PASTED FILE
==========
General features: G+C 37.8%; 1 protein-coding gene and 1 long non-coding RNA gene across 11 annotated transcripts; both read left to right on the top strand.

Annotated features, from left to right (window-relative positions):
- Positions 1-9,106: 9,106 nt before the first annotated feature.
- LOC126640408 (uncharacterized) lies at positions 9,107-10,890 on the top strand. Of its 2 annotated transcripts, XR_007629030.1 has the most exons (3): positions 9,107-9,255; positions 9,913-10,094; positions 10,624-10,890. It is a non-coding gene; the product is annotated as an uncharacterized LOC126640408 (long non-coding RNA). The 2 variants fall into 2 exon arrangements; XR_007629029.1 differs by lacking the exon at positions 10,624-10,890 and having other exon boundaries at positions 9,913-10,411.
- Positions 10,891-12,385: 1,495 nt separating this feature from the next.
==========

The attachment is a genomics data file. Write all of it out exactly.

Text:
General features: G+C 37.8%; 1 protein-coding gene and 1 long non-coding RNA gene across 11 annotated transcripts; both read left to right on the top strand.

Annotated features, from left to right (window-relative positions):
- Positions 1-9,106: 9,106 nt before the first annotated feature.
- LOC126640408 (uncharacterized) lies at positions 9,107-10,890 on the top strand. Of its 2 annotated transcripts, XR_007629030.1 has the most exons (3): positions 9,107-9,255; positions 9,913-10,094; positions 10,624-10,890. It is a non-coding gene; the product is annotated as an uncharacterized LOC126640408 (long non-coding RNA). The 2 variants fall into 2 exon arrangements; XR_007629029.1 differs by lacking the exon at positions 10,624-10,890 and having other exon boundaries at positions 9,913-10,411.
- Positions 10,891-12,385: 1,495 nt separating this feature from the next.